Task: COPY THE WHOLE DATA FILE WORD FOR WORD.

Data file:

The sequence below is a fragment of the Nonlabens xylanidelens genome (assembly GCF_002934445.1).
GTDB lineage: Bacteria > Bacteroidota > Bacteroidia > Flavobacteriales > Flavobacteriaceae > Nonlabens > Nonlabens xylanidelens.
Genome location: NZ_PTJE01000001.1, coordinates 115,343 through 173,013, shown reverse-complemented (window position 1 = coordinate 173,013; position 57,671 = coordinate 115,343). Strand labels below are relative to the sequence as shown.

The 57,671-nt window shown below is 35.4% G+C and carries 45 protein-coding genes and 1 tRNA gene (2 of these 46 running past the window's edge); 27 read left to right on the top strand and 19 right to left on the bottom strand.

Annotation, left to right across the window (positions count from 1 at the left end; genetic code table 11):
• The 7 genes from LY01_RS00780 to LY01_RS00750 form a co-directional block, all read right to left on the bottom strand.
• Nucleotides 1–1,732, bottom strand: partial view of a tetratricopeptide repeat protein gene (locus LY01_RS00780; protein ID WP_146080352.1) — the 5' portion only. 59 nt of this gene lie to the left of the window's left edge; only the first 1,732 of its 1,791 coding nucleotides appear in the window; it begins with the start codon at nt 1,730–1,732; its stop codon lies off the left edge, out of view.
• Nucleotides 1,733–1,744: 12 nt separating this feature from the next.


The sequence below is a fragment of the Nonlabens xylanidelens genome (assembly GCF_002934445.1).
GTDB lineage: Bacteria > Bacteroidota > Bacteroidia > Flavobacteriales > Flavobacteriaceae > Nonlabens > Nonlabens xylanidelens.
Genome location: NZ_PTJE01000001.1, coordinates 115,343 through 173,013, shown reverse-complemented (window position 1 = coordinate 173,013; position 57,671 = coordinate 115,343). Strand labels below are relative to the sequence as shown.

The 57,671-nt window shown below is 35.4% G+C and carries 45 protein-coding genes and 1 tRNA gene (2 of these 46 running past the window's edge); 27 read left to right on the top strand and 19 right to left on the bottom strand.

Annotation, left to right across the window (positions count from 1 at the left end; genetic code table 11):
• The 7 genes from LY01_RS00780 to LY01_RS00750 form a co-directional block, all read right to left on the bottom strand.
• Nucleotides 1–1,732, bottom strand: partial view of a tetratricopeptide repeat protein gene (locus LY01_RS00780; protein ID WP_146080352.1) — the 5' portion only. 59 nt of this gene lie to the left of the window's left edge; only the first 1,732 of its 1,791 coding nucleotides appear in the window; it begins with the start codon at nt 1,730–1,732; its stop codon lies off the left edge, out of view.
• Nucleotides 1,733–1,744: 12 nt separating this feature from the next.